The media interview is not the right time to be reviewing answers and going over tactics! Ken Starr, the recently ousted president of Baylor University following an investigation into the mishandling of sexual assault at the school, and his media adviser Merrie Spaeth, founder of Spaeth Communications, learned this lesson the hard way.
In a June 2 interview on KWTX News 10, a journalist ask Starr if he had seen an email that had the subject line “I was raped at Baylor.” Starr replied, “I honestly may have. I’m not denying that I saw it.”
Spaeth, whose firm specializes in strategic consulting, training and crisis communication, interrupted the interview. She requested the news director not use that answer, then asked Starr to leave the room so the two of them could regroup. Upon returning to the interview room, she said: “She (the reporter) needs to ask you that question again. Whether you do that on camera or not is up to you. I just want to be sure it doesn’t end up being mis-edited.”
The question is asked again, and this time Starr responds that he had no recollection of the email. He actually looks over to Spaeth to get her approval, to which she says: “Don’t look at me. Look at her.”
Just a day before this interview, Starr noted his desire to provide transparency in light of this situation.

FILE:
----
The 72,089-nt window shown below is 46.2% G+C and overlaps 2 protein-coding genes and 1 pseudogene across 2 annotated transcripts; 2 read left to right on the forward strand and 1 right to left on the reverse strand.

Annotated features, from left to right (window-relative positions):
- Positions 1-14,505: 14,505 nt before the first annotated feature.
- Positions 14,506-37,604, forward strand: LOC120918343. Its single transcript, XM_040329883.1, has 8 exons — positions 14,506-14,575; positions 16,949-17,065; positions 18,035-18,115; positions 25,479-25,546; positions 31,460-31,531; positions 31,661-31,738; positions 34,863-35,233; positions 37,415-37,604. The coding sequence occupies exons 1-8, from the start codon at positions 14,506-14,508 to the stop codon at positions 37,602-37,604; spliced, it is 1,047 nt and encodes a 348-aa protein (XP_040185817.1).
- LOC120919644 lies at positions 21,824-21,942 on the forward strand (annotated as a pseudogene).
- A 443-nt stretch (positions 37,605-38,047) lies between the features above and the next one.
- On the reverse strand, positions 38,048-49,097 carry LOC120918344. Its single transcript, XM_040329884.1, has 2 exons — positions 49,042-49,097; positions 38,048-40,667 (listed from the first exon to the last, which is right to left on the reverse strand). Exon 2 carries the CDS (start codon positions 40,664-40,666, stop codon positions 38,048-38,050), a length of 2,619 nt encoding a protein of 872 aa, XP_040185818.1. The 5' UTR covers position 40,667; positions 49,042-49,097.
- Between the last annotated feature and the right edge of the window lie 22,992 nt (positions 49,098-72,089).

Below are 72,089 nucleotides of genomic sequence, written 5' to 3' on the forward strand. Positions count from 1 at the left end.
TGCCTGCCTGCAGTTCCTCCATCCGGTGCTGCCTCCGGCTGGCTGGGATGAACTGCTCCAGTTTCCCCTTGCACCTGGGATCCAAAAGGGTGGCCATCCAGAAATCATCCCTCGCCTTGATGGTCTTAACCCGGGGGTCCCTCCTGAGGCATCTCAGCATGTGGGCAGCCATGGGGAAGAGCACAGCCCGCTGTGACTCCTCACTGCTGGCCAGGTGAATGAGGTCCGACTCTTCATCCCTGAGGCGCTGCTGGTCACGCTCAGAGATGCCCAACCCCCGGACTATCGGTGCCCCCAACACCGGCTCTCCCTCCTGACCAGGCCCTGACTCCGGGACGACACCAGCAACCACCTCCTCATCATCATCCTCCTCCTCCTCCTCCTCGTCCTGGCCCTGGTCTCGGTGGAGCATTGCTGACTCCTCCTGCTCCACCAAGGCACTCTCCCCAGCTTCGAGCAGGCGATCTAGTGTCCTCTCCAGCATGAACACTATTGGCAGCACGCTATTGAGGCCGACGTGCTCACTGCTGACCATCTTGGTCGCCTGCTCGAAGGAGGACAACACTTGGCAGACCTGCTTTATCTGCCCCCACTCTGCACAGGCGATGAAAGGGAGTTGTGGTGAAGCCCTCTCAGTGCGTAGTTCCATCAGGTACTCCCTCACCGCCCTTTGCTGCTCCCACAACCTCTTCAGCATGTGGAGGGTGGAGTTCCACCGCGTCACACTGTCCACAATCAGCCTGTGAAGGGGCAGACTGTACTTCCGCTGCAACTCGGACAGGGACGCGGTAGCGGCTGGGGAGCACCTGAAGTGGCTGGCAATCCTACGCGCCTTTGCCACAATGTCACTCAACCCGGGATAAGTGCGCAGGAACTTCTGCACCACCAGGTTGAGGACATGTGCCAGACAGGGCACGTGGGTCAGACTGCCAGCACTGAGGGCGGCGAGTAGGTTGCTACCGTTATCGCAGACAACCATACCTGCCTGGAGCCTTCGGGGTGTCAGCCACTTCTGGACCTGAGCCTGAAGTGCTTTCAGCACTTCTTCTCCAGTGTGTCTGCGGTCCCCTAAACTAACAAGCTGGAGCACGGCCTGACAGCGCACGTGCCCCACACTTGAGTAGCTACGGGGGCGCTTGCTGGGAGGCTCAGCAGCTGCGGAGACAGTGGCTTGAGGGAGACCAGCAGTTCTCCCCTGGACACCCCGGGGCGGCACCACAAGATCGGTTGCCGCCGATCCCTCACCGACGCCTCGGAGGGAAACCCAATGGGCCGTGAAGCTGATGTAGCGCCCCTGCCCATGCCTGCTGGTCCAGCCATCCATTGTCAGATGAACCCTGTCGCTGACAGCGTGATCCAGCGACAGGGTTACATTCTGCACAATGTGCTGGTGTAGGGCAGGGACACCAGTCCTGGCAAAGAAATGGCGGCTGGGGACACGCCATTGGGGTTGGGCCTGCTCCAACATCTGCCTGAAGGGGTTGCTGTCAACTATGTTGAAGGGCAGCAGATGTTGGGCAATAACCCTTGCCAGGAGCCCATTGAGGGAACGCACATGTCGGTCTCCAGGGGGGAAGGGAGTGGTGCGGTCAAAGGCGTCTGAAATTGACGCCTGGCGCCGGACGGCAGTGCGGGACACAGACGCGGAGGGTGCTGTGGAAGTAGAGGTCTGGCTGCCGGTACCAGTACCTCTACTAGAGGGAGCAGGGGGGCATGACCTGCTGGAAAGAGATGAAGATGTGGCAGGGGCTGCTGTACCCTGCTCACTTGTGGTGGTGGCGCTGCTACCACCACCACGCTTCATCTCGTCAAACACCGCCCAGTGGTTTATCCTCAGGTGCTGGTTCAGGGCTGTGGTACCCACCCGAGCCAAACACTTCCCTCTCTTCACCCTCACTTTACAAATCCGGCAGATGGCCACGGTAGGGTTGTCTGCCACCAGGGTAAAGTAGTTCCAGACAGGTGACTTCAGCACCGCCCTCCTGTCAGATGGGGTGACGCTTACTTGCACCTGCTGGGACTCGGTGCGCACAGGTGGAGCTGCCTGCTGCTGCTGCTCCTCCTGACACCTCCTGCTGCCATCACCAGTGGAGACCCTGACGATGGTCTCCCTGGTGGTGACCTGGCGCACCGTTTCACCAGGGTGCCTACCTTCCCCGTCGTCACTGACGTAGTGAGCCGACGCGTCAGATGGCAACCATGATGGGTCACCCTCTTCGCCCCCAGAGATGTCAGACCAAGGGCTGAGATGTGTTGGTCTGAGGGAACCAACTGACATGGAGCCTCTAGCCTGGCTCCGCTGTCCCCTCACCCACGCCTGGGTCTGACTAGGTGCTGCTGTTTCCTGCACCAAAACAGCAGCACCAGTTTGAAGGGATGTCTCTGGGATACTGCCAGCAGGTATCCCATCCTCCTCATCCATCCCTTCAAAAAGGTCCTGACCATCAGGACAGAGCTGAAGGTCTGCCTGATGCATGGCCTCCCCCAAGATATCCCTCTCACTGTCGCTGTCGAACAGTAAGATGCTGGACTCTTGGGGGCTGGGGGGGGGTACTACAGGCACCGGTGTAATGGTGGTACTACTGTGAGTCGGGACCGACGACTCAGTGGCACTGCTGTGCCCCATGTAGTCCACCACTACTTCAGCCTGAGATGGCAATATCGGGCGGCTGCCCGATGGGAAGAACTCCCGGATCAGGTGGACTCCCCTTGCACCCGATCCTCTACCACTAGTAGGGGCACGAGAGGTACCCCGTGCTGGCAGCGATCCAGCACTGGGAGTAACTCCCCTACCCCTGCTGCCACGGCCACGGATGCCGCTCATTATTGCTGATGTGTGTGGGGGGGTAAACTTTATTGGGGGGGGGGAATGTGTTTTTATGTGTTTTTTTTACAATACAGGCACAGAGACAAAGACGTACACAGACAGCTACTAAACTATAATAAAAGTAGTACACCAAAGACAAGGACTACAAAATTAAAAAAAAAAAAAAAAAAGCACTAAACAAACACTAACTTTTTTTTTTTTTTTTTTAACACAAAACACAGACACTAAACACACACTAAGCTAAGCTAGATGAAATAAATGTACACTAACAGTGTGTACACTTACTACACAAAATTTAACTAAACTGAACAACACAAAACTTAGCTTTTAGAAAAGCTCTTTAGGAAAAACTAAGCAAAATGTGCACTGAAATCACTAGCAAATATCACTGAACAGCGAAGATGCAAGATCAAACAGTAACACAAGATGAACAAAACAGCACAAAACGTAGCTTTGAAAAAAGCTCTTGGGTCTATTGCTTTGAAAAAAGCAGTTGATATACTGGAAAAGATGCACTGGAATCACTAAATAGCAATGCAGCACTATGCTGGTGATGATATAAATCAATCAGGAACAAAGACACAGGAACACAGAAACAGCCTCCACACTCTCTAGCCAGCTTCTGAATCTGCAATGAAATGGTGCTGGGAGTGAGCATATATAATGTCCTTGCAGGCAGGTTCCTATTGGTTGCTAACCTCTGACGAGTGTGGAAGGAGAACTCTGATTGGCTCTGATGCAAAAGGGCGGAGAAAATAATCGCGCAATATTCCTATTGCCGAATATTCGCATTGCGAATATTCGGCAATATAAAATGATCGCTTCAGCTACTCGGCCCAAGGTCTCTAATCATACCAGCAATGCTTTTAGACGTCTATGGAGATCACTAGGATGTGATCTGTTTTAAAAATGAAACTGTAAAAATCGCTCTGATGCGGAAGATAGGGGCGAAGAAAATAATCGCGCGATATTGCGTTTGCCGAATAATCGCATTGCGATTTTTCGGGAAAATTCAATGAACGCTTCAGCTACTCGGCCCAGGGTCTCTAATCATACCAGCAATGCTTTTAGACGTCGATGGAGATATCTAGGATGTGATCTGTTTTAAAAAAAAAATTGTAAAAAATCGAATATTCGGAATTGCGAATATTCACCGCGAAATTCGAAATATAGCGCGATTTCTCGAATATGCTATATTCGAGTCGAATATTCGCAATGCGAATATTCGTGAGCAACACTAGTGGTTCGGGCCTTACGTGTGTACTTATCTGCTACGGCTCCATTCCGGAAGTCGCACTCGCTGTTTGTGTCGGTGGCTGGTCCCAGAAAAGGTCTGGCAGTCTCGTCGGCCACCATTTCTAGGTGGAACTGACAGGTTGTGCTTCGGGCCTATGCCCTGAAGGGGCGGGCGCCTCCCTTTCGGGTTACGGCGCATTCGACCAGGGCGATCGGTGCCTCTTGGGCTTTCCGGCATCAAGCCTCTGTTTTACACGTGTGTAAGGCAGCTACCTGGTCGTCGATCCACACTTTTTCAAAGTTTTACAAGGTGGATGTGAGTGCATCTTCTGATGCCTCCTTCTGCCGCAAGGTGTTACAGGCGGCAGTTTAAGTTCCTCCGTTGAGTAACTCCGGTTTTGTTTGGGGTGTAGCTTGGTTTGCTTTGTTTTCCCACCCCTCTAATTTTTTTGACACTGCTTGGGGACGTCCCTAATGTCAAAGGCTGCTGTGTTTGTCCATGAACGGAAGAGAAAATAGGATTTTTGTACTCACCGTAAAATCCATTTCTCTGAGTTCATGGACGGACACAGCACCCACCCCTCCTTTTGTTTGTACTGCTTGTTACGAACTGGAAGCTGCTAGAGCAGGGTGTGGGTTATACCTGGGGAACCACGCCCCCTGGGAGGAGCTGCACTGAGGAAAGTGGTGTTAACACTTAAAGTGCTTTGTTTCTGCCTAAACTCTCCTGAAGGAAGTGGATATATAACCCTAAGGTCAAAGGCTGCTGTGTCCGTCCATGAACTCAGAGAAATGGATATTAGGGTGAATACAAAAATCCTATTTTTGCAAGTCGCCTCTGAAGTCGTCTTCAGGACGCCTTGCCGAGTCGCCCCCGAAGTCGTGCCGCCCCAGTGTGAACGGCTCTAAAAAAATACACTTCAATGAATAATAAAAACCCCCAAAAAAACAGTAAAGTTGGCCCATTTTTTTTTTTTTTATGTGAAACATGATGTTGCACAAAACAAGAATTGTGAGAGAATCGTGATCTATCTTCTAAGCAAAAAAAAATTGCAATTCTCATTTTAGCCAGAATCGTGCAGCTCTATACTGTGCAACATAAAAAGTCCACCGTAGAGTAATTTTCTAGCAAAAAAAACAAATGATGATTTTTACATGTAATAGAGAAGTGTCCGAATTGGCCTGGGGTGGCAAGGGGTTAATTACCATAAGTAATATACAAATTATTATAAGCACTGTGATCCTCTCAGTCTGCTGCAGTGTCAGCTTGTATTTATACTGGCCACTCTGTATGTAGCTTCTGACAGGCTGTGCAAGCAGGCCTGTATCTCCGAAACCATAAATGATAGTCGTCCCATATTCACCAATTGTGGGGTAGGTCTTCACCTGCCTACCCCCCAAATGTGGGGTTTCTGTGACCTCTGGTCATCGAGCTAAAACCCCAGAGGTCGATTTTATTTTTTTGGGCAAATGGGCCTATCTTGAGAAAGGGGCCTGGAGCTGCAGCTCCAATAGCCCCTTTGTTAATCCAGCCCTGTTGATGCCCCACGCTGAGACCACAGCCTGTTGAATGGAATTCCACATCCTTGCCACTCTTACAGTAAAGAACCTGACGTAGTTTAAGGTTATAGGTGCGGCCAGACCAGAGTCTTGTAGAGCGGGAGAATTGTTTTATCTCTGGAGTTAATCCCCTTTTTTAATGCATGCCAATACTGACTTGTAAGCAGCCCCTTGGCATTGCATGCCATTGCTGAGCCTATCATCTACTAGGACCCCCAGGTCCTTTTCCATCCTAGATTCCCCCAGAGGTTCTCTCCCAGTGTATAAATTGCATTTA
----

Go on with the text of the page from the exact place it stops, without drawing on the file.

There are many lessons that can be gleaned from this interview debacle. On episode 56 of FIR on Higher Education, I break down some of the lessons with Greg Brooks, Principal of the West Third Group. Among the topics we explore:
– Why a PR person should never interrupt an interview
– Is it necessary for a PR person to sit in on an interview to begin with?
– The difference between journalists’ mis-quoting a spokesperson and stupid answers
– Strategic transparency
– Lying to the press
If you have a reaction to this interview and would like to share your comments, feel free to do so on the FIR Google Plus Community Page.
For more insights about the lessons from this media interview debacle, access the following piece on Inside Higher Education.
About Greg Brooks
Greg Brooks is the Principal of West Third Group. The company provides counsel, strategies and solutions for those who have to engage the policymakers, the public or key customer segments. West Third Group’s primary focus is in business-to-business integrated marketing, as well as strategic outreach and communications projects for local, regional and state governments. More information is at http://west-third.com.